Is your company guilty of brandwagoning?
Is your company guilty of 'brandwagoning'?
Leith copywriter Mairi Wilson explores when brands can endorse popular or social causes in an authentic way.
An interviewer once asked me ‘who would be your dream dinner guest?’ My answer is as certain today as it was then: Percy Pig. For those of you in the know, this needs no justification. But for those of you who need an introduction to this titan of the confectionery world, strap in.
In 2017, Percy Pig celebrated his 25th year as Marks and Spencer’s premiere chewy sweet. Since his debut, he’s travelled the world, had a family, invested in real estate and even got married to long-term love interest, Penny.
He’s a business mogul. A millennial icon. And most recently, he’s even dipped a trotter into the realm of Corporate Social Responsibility (CSR), by removing all gelatine from his recipe.
This meant that almost everyone, veggie or otherwise, would be able to embrace this delicious porker - pork-free. And most importantly, the move implied that M&S were prioritising lessening their environmental impact even further, right down to their smallest team-member.
But as is now the tradition, when M&S announced that Percy would now be a pig of the people, the people did revolt. In small, Piers Morgan-sized numbers, but enough to cause a ripple in the internet. So now M&S have taken to Instagram to recruit 100 fans to form the #PercyPigPanel, and decide on the ultimate, Game of Thrones level plot-twist:
Should Marks & Spencer reintroduce pig parts to one special pack of Percy Pigs?
Obviously, this is not the first time a brand has done a U-turn. Some infamous examples include Gap’s universally hated rebrand in 2010. Or one that has somehow bypassed the pop culture subconscious: does anyone else remember when Pizza Hut tried to call themselves ‘Pasta Hut’?
Nor are they the first company to attempt to capitalise on the growing veggie movement. The surprise hit of January 2019 was Greggs’ hotly (or at least ‘a wee bit o’ heat-ly’) anticipated vegan sausage roll. Seriously, if someone can get their hands on one for me, I’d greatly appreciate it...
But the difference is, while Greggs and M&S were hit with both a mound of love and internet angst, Greggs stuck by their decision. And with some of the most delightfully satirical community management I’ve ever seen. M&S, however, seem to be giving themselves an excuse to back down.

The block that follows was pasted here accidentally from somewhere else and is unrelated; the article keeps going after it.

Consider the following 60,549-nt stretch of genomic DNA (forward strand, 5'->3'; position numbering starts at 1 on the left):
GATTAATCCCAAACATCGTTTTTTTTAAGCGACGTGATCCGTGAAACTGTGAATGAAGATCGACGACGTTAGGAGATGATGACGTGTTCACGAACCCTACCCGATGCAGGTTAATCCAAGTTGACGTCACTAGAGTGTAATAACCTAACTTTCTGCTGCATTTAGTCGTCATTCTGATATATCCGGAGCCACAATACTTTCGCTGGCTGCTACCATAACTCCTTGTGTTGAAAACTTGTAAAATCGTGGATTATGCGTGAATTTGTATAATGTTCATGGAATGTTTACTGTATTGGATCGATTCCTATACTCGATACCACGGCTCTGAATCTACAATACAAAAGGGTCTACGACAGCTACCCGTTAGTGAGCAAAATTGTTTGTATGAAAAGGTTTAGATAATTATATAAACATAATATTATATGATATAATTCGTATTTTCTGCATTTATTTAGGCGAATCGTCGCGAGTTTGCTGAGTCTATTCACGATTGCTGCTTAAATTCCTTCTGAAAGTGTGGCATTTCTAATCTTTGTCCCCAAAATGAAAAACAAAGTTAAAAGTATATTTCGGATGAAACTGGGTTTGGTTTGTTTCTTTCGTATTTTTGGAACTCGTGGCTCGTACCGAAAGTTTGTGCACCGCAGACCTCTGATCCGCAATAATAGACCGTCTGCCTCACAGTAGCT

So what does this mean for M&S? Does this change in stance signal that they value their customers’ opinions? Or does it mean that their attempt at CSR was merely them jumping on what they thought could be a lucrative bandwagon – only to jump ship when they realised their profits might start to sink?
The Dangers of ‘Brandwagoning’
It’s easy to see why brands can’t resist the lure of endorsing popular, social causes like vegetarianism or environmentalism. Often, they hold massive marketing wins, can be incredibly profitable and - from a creative perspective - can inspire some life-changing ideas.
But the danger begins when a brand has no authentic claim to its chosen cause; ‘brandwagoning’, as I like to call it. If they don’t actually care enough to follow through on a commitment - like pigless Percys - any previously warm messaging can come across as a mere marketing ploy. Worse still, some companies actively contradict their chosen cause; the most obvious examples are days like International Women’s Day, when some of the worst perpetuators of casual sexism come out to celebrate #Feminism. Such ‘brandwagonists’ risk devaluing the significance of the cause in the beginning.
When a social cause starts trending, it can become ‘trendy’ to jump on board the ‘brandwagon’. And as marketers, this is when we need to take a step back and make sure that we only get involved when it’s a trend that actually looks good on our brand. And not if we’ll look daft when someone asks us to defend our position.
Ultimately, authentic CSR has a sweet spot:
And if us digital marketers can spot it, it’s a win all round.
That’s not to say that your brand can’t change its ways. Maybe you’ve always been a huge environmental polluter. But now you want to clean up your act. That’s great - the polar bears thank you. But if you’re a huge environmental polluter except from #EarthDay when you make a point of sharing your new Keep Cups, the polar bears aren’t having it.
Overall, M&S actually have a good track record when it comes to sustainability. But their lack of pigheadedness in this case shows how easy it is to fall into the trap of inauthentic messaging. Perhaps the #PercyPigPanel (yes this has all been a shameless ploy to get me hired) will ultimately show that embracing vegetarianism is a good move for M&S. Perhaps not.
But for me, all it proves is that if your brand decides to take a stand, then make sure you can stand tall. If not, take a seat while you get to work on changing that.